I worked on a range of projects (including Mapping China’s Tech Giants, Hacking Democracies, Indo-Pacific election pulse and Mapping conditions in Rakhine state) that strengthened my research and analysis skills. I was also very lucky to go to Vanuatu as part of the E-Government in the Pacific project. The way I was treated as an equal member of the team improved my confidence and encouraged me to think boldly. We were also offered a range of training and development opportunities, including a full day of professional media training, leadership training and a lunchtime speaker series, which were all very valuable.

What was the most memorable part of your internship at ASPI?
In my last few months I spent time working on a project with Elise Thomas and Nathan Ruser from ICPC. We used open-source information and satellite imagery analysis to assess the readiness of current conditions in northern Rakhine state to recieve returning Rohingya refugees. We released the multimedia report in my final week and it got a lot of media attention, including in Myanmar. The chance to do important research on a topic I was very passionate about before starting my internship was amazing, and I learnt so much  from working with Elise and Nathan, under the amazing guidance of Danielle Cave. This was a really exciting note to end the internship on!
 
If there was one thing you would say to a future ASPI Research Intern, what would it be?
Take the chance to work on research projects that are way outside your original area of interest or knowledge. My research interests grew and shifted significantly throughout my internship because I took the opportunity to work on a wide range of projects outside of my comfort zone. I now have new skills and am very passionate about stuff I knew nothing about before I arrived. 


Luke Courtois

Please tell us about yourself and your research interests
I recently graduated from the Australian National University with a Bachelor of International Security Studies, completing a double major in International Security/Thai language, and a minor in Peace and Conflict Studies. My research interests include Thai politics, middle-power relations, and great power competition.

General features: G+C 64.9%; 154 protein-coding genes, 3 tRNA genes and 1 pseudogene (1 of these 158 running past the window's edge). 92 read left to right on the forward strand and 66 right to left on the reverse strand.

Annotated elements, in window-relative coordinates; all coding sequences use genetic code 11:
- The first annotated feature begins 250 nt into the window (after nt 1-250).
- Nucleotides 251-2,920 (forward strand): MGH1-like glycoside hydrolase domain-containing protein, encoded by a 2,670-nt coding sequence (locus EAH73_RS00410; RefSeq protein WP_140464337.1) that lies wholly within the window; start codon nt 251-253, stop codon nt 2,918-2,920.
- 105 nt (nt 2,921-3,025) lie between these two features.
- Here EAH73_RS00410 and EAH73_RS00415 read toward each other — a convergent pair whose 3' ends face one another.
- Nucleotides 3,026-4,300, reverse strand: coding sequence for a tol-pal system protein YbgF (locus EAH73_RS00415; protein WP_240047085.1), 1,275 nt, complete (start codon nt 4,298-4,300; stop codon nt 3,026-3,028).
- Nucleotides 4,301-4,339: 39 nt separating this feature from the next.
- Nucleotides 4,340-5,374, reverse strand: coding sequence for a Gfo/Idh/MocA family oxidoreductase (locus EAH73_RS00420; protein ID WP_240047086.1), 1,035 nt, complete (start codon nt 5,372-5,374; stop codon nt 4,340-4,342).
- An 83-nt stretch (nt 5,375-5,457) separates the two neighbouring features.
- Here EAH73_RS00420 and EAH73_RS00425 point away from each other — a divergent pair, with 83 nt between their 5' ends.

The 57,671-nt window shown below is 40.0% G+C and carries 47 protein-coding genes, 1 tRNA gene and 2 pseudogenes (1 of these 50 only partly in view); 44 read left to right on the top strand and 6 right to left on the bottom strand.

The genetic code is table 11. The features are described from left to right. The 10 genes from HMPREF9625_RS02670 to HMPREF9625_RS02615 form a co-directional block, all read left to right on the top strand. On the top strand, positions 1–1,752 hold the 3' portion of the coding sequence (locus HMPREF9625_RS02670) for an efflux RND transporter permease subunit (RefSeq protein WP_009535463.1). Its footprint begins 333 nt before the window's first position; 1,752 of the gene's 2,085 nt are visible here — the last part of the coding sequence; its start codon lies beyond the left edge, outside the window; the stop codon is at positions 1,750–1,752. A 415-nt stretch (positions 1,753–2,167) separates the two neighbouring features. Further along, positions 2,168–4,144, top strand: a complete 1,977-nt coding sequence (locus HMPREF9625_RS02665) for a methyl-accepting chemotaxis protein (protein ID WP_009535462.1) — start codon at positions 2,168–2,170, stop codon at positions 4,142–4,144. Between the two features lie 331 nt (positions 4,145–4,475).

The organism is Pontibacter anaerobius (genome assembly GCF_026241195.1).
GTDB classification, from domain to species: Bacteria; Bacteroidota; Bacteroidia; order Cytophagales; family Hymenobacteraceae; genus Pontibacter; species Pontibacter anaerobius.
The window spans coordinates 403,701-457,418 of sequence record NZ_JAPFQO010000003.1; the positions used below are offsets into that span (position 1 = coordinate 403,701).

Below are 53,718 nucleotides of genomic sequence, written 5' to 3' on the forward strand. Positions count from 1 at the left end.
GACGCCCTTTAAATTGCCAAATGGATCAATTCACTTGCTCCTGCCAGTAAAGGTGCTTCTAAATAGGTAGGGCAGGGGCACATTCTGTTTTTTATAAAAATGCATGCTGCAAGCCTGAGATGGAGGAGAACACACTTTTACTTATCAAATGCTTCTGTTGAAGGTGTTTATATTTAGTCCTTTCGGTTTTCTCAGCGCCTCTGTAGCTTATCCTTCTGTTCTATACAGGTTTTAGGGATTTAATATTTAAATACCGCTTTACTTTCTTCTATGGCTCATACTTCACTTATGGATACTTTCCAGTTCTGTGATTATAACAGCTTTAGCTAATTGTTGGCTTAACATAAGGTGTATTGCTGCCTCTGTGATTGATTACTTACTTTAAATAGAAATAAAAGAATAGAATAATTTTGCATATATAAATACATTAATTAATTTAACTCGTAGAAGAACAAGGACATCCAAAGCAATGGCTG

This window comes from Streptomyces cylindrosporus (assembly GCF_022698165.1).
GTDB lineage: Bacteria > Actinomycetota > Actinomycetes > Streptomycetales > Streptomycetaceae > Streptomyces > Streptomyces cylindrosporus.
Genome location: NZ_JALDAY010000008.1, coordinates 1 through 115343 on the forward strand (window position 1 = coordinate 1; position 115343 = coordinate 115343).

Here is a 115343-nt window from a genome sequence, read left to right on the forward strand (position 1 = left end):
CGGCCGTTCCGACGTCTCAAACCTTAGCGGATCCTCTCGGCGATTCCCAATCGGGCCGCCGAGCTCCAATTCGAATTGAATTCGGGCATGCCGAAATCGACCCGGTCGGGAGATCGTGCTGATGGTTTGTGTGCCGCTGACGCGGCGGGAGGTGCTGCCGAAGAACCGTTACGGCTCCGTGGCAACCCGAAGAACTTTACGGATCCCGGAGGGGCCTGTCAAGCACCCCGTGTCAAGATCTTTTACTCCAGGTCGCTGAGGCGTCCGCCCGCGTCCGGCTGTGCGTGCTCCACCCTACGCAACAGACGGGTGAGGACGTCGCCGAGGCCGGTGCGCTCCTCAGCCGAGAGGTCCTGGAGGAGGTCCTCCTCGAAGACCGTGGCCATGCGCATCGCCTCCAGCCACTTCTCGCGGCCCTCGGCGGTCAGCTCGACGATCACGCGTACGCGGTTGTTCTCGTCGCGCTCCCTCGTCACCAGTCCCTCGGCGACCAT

During your time with ASPI, describe your experience in developing relationships and networking.
Interns regularly collaborate with one another to write weekly updates on national security and defence issues. There are also opportunities to co-author articles, work on important reports, and organise events. Interns are also able to attend roundtables with senior defence force personnel, government officials, and academics from around the world.

Describe the opportunities provided by ASPI and the skills and experiences you have gained throughout the internship.
As a research intern I’ve been able to work with the International Cyber Policy Centre on cyber-enabled foreign election interference, write various blog posts on Thai politics and risk & resilience. I’ve also had the opportunity to organise roundtables and attend several ASPI masterclasses.

What was the most memorable part of your internship at ASPI?
The most memorable part of my internship was being able to attend ASPI’s 1.5 Track Dialogue on the Quad in Sydney. Having the opportunity to hear our Japanese, US, and Indian counterparts talk about the future of the region was an enlightening experience.

If there was one thing you would say to a future ASPI Research Intern, what would it be?
ASPI research interns have the unique opportunity to pursue their own research interests. Make the most of it! Don’t hesitate to be ambitious. In six months, you would be amazed at what you can achieve.

Updated: 21 Aug 2019